Śrīla Bhakti Sundar Govinda Dev-Goswāmī Mahārāj explains why Śrīman Mahāprabhu rejected the conclusion of Śrī Gītā.
I was very surprised when I first read the Rāmānanda-saṁvād in Śrī Chaitanya-charitāmṛta. When Śrīman Mahāprabhu asked Rāmānanda Rāy, “What is the goal of life?”, Rāmānanda Rāy started to answer by first mentioning karma-miśra-bhakti. Mahāprabhu summarily rejected this answer: “Eho bāhya, āge kaha āra.” Bāhya [‘external’] means, “Here, there is no real potency of devotion.” Then Rāmānanda Rāy said:
sarva-dharmān parityajya mām ekaṁ śaraṇaṁ vraja
ahaṁ tvāṁ sarva-pāpebhyo mokṣayiṣyāmi mā śuchaḥ
(Śrīmad Bhagavad-gītā: 18.66)
Mahāprabhu summarily dismissed this verse also, saying, “Eho bāhya, āge kaha āra.” At that time, I was surprised. The verse sarva-dharmān parityajya means that someone will leave everything—religion and non-religion—and take shelter exclusively at the lotus feet of Kṛṣṇa, but Mahāprabhu replies, “Eho bāhya [“That is external”].” How is it possible? We generally consider sarva-dharmān parityajya to be the highest verse in the Gītā, but Mahāprabhu says, “Eho bāhya, āge kaha āra.” Everyone must be surprised to hear this.
I asked Śrīla Guru Mahārāj, Śrīla Bhakti Rakṣak Śrīdhar Dev-Goswāmī Mahārāj, “What is this? Why did Mahāprabhu say, ‘Eho bāhya’?” Śrīla Guru Mahārāj answered, “There the mood of surrender is present, but what someone should do after taking shelter at the lotus feet of Kṛṣṇa is not mentioned in this verse. Everyone should leave everything—all mundane activities and all other spiritual activities—and take shelter of Kṛṣṇa. This is correct. But after that, what should they do? That not mentioned here. So, Mahāprabhu rejected the verse.”
Mahāprabhu only gave His consent later when Rāmānanda Rāy quoted this verse from Śrīmad Bhāgavatam (10.14.3):
jñāne prayāsam udapāsya namanta eva
jīvanti san-mukharitāṁ bhavadīya-vārtām
Jñāne prayāsam udapāsya means “Leave everything, even your perfect knowledge.” Udapāsya means throw your knowledge away; forget everything you know and start a new life, a life of devotion. How do you do that? With sādhu-saṅga: the association of the devotees. Namanta eva jīvanti: surrender fully to Kṛṣṇa and maintain your life with the association of the devotees. What are their activities? Śravaṇaṁ kīrtanaṁ Viṣṇoḥ smaraṇaṁ pāda-sevanam [hearing, chanting, remembering the Lord, serving His feet, and so on].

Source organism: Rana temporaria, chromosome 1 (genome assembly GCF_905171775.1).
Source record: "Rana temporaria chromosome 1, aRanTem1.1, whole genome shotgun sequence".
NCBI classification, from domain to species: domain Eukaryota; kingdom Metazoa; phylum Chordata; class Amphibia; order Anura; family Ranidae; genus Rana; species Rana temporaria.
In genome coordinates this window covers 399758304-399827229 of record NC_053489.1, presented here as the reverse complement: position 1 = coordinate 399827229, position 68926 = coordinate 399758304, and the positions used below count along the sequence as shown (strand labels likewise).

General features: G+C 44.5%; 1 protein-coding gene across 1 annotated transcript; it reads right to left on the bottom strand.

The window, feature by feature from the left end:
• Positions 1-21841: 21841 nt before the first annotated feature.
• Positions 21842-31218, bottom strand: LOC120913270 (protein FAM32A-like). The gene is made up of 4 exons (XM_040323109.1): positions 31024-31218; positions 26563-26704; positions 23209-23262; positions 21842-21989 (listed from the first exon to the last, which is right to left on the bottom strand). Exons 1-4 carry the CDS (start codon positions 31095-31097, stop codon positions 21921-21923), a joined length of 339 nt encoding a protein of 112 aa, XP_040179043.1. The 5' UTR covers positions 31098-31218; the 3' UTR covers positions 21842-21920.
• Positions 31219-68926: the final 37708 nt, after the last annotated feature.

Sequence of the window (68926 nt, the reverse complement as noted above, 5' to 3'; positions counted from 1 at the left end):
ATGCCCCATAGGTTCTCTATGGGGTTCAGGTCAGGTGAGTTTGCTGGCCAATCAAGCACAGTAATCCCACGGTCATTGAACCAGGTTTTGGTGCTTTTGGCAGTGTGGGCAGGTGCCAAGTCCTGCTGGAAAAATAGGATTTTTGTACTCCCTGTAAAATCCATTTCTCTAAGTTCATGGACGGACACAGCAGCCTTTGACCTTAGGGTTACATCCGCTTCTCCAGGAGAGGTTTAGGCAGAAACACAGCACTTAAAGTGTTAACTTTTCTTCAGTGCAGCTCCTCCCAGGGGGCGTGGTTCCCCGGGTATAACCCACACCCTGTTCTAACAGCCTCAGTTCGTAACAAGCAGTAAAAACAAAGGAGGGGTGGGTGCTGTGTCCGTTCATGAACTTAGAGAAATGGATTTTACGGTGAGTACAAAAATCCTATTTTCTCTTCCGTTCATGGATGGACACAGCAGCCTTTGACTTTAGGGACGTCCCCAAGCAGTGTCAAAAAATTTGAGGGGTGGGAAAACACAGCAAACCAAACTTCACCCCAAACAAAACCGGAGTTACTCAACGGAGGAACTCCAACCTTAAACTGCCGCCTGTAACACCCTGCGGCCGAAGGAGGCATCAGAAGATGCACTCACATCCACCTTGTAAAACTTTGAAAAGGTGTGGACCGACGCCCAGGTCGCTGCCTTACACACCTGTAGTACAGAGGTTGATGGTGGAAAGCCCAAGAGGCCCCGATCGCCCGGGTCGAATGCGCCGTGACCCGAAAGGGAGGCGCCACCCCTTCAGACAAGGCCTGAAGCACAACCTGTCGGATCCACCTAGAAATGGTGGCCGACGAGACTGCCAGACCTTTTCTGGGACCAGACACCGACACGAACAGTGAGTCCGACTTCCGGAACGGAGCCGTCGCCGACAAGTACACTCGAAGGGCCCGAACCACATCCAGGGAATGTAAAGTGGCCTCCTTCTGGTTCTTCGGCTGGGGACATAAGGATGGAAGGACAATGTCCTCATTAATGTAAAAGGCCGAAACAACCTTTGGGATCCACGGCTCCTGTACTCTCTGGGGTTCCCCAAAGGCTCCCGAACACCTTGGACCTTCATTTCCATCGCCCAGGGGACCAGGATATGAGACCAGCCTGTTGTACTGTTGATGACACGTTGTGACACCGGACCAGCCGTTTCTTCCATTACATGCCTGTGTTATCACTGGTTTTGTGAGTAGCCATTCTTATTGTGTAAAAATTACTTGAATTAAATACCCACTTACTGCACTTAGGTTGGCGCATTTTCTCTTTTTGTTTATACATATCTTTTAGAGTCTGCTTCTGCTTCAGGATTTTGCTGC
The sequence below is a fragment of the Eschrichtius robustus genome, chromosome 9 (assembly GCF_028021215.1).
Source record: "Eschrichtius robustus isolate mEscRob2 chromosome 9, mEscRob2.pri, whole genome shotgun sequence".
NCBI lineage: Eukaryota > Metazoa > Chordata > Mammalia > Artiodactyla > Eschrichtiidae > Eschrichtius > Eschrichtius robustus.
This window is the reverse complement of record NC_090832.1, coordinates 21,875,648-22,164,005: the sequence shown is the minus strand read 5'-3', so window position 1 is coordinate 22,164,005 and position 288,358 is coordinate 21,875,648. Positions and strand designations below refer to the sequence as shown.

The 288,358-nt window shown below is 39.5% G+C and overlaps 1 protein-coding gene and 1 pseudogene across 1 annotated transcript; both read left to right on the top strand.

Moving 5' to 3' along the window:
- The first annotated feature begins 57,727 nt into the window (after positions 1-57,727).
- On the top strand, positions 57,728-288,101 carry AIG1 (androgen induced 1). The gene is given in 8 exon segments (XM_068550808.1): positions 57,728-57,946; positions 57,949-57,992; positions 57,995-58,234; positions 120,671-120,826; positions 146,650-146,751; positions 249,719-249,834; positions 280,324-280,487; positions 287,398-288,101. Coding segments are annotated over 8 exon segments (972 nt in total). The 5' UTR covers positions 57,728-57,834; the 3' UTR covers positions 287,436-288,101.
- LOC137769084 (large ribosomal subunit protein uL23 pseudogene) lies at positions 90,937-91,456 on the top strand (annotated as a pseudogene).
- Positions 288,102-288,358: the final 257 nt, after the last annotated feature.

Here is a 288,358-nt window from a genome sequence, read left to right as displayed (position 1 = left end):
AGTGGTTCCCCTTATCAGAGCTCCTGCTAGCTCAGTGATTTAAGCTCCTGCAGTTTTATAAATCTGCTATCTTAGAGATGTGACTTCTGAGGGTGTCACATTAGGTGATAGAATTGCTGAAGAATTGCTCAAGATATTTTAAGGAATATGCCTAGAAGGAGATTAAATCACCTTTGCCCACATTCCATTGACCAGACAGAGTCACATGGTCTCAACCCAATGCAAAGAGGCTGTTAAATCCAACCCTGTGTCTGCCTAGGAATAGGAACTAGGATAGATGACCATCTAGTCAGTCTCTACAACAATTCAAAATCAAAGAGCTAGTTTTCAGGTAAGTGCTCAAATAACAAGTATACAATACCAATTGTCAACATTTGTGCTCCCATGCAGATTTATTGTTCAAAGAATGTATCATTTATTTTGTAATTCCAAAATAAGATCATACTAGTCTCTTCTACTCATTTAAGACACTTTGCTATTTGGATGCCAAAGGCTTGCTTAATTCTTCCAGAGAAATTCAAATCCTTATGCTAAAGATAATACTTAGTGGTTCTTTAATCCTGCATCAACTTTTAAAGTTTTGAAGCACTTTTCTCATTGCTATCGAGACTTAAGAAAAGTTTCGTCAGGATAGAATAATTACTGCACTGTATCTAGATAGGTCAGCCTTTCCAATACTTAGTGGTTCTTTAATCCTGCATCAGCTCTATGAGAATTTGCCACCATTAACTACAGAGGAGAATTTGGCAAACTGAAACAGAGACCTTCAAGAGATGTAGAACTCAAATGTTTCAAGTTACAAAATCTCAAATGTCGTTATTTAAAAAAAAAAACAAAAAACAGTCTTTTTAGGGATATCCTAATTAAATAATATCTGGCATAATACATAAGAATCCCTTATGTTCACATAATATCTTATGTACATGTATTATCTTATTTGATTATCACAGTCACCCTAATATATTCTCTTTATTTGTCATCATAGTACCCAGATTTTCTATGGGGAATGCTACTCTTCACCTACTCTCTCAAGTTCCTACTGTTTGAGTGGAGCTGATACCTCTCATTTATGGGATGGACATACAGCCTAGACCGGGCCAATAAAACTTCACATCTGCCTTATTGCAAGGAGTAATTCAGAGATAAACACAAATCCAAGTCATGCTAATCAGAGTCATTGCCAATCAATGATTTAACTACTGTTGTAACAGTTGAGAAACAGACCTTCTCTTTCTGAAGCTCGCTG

San-mukharitām means ‘from the sādhu’: hear from the sādhus and practise devotional activities under the guidance of the sādhus.
In another verse in Śrīmad Bhāgavat (10.33.39) after the description of the Rāsa-līlā, it is explained:
śraddhānvita anuśṛṇūyād atha varṇayed yaḥ
Anuśṛṇuyād means anuśravaṇ, humbly listen closely to the sādhus, and after hearing from them, practise under their guidance. So, jīvanti san-mukharitāṁ bhavadīya-vārtām means to live and engage in devotional activities under the guidance of the sādhus. When Mahāprabhu heard this verse from Rāmānanda Rāy, He said, “Eho haya, āge kaha āra: yes, I can give recognition to this line of devotion.”
When you hear from a Vaiṣṇava, accept their guidance, and practise Kṛṣṇa consciousness under their guardianship, then you will get a good result in devotional life. But is it necessary to live with the Vaiṣṇavas in an ashram? No. Sthāne sthitāḥ śruti-gatāṁ tanu-vāṅ-manobhir: you can practise from wherever you are, but you must practise bodily, mentally, and verbally. You must glorify Kṛṣṇa, and you must serve Kṛṣṇa with all your mental and physical activity under the guidance of the sādhu. Then you not will go off track. If you run within your own track, you not will be disqualified, but if you go out of your track, you must be disqualified. You may be a good runner, but if you run out of your track, you will be disqualified.
Ye prāyaśo ’jita jito ‘py asi tais tri-lokyām: Kṛṣṇa is ajita—no one can defeat Him—but through devotion, a devotee can defeat Him. Kṛṣṇa said in Śrīmad Bhāgavat (9.4.68):
sādhavo hṛdayaṁ mahyaṁ sādhūnāṁ hṛdayaṁ tv aham
mad-anyat te na jānanti nāhaṁ tebhyo manāg api
“The sādhus are My heart, and I am their hearts. They do not know anything without Me, and I do not know anything without them.”
Spoken 23 January 1993.